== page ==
Zelda goes nautical (again!)
The game-play system features some of the best uses of the DS for any game on the platform;
Naturally, everybody yelled the same things when Legend of Zelda: The Phantom Hourglass was announced; ?Wind Waker!? and ?Sequel!?
Well, they were partially right at least; Legend of Zelda: The Phantom Hourglass is cited as being a direct sequel to The Wind Waker, but other than the oceanic setting (which is parallel to the Wind Waker world) there is very little else which suggests a chronological sequel.
Taking the role of?errr?Link, you set out on a quest to free your friend ‘Tetra’ (ahem) from the curse of the evil Ghost Ship (oh, that was in Wind Waker too wasn’t it? 😉 ). In doing this you find yourself stranded on an island in the middle of the ocean accompanied by Ciela, your new fairy. After meeting Ciela, you are introduced to her Grandfather and acquire your all famous sword, before setting out on what will prove to be one of Link’s darker adventures.
So, what’s this ?Phantom Hourglass? all about?
Well, the Phantom Hourglass is a nifty little piece of kit which stops the unspeakable evil of Bellum draining the life out of you whilst in the game’s brand new, multi-level, puzzle packed, timed dungeon; The Temple of the Ocean King.
Every time you defeat a boss, 2 minutes are added to the glass, which you’ll need when exploring the temple, as staying in any part except for the safe-zones causes Bellum’s curse to drain your life away slowly. Luckily, so long as there is time in the hourglass, you needn’t worry about this, but the curse drains the time away instead, so you better watch the seconds!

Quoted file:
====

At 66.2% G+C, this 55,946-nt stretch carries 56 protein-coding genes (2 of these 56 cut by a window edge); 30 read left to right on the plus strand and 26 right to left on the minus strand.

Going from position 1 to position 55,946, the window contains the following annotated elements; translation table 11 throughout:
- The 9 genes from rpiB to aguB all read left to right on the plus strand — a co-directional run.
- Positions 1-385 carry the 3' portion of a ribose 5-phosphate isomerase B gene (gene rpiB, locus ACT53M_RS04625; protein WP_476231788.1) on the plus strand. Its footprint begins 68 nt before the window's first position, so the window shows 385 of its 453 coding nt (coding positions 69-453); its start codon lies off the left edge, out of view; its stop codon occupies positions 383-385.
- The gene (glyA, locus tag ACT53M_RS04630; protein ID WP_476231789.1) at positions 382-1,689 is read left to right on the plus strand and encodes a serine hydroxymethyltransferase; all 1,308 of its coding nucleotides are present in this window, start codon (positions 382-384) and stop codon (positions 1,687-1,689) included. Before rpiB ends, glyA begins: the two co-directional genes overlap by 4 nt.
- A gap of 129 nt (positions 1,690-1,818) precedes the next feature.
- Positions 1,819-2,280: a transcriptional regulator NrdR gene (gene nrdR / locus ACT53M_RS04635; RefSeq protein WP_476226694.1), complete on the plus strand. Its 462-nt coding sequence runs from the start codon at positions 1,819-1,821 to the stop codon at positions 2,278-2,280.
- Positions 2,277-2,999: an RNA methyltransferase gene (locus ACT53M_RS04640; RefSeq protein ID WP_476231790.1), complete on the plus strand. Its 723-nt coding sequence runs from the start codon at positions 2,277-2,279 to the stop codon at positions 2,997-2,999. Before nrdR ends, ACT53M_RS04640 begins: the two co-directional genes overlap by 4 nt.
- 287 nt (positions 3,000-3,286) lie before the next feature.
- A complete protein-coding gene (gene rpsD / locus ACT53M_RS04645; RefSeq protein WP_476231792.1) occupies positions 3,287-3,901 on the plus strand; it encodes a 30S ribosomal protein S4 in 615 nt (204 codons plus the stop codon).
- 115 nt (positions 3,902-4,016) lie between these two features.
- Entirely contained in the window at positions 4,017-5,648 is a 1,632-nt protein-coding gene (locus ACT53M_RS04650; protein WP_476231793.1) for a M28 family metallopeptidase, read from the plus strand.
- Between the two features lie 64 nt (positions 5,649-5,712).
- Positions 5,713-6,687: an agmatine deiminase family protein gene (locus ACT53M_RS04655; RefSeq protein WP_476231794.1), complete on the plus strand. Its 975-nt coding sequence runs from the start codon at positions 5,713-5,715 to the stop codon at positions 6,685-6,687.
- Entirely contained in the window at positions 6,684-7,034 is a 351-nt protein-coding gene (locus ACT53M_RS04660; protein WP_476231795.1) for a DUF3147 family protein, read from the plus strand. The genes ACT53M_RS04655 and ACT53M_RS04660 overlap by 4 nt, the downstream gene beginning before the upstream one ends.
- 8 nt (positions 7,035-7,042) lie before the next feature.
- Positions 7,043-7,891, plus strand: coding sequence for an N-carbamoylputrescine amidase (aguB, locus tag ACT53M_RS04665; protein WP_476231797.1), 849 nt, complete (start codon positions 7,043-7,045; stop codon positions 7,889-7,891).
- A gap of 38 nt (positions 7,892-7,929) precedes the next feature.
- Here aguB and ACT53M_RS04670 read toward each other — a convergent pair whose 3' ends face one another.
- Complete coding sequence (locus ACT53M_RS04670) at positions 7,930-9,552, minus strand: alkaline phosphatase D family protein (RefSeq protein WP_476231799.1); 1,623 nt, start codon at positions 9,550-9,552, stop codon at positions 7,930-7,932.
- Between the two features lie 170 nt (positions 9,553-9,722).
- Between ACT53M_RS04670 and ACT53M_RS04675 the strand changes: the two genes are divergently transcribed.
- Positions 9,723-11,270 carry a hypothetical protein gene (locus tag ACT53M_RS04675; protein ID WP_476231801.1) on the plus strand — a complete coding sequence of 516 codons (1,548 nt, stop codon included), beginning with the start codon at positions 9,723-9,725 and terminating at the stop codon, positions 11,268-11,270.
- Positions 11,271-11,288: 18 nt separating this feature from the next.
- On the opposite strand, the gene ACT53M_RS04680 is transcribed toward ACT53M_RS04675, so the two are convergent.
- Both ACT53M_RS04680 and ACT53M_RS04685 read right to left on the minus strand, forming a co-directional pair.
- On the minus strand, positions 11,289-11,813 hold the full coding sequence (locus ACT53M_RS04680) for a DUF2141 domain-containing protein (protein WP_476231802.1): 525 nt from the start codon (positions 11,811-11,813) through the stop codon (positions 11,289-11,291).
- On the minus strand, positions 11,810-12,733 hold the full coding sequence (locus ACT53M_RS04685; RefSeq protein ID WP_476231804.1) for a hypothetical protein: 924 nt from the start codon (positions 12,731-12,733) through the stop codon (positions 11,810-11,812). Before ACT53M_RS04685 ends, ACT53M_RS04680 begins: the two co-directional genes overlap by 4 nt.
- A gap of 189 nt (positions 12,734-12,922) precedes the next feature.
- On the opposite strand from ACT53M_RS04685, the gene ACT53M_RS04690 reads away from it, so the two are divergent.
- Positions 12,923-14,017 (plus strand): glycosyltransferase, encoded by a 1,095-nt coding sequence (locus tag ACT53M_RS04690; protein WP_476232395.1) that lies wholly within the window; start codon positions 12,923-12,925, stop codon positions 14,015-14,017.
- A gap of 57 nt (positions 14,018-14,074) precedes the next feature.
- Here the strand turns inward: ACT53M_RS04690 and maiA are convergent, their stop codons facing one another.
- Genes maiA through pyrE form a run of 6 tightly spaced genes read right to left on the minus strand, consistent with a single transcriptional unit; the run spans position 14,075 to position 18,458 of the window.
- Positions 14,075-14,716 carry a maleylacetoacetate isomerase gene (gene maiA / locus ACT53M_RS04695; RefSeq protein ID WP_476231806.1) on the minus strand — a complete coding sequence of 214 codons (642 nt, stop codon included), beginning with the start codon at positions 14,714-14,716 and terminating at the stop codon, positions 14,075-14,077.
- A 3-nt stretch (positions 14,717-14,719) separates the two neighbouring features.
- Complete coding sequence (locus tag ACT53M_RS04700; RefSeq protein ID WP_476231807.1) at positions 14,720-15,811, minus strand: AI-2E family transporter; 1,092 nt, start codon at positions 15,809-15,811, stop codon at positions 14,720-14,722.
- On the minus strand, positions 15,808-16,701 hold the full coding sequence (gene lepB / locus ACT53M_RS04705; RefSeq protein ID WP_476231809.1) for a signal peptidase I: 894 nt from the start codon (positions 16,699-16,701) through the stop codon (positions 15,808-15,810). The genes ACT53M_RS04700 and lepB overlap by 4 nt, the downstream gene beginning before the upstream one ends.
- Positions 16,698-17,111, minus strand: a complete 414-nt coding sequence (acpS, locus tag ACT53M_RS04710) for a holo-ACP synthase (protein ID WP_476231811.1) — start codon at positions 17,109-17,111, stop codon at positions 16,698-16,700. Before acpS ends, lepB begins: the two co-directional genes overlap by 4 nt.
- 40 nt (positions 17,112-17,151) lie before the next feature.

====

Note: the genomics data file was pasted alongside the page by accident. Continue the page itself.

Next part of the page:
This dungeon is definitely the most challenging dungeon in the whole game, but not nearly as brutal as some that the series as seen as a whole.
The unfortunate thing is that you have to start the dungeon from the beginning for the first few times you enter, and then from the half-way point later on (taking away however much time from the glass it took you to reach the half way point).
No need to despair however, as the new items you unlock during the course of the game allow you to shortcut through the dungeon each time around.
The rest of the game’s dungeons are addictively fun, but relatively easy, each having its own unique theme, layout and puzzles.
Puzzles have always been a series strong point for Zelda, and this game is no exception with a new puzzle around every corner. The only issue really is that whilst some of them do take a little thought, even for the most experienced Zelda player, the majority conform to the standard archetypes you would expect from a Zelda game.
Of course, this game takes bosses back into the realms of old school (as you would expect from any Zelda title); hulking giants with specific weaknesses and attack patterns.
During the course of Link’s adventure you’ll face off against bosses such as Blaaz who requires rather novel though to defeat, Cyclock, whose weakness is fairly obvious, and Eox, who requires fast action and quick reflexes to take down.
A Zelda game would definitely not be a Zelda game without a menagerie of items to find and use, heart containers to obsessively hunt and ship parts to salvage.
What? You mean to tell me that ship parts aren’t in Zelda games? Ah, of course, they never have been, but this is where Legend of Zelda: The Phantom Hourglass really makes itself stand out from the rest.
Given command of the S.S Linebeck (by cowardly Captain Linebeck himself), you are tasked with obtaining the usual range of sacred items, one per dungeon.
The ship itself is completely customisable, with ship parts for the prow, bridge, paddle, chimney, hull, cannon, rail and anchor obtainable by salvaging lost treasures from deep within the sea, or finding them in treasure chests scattered throughout the world.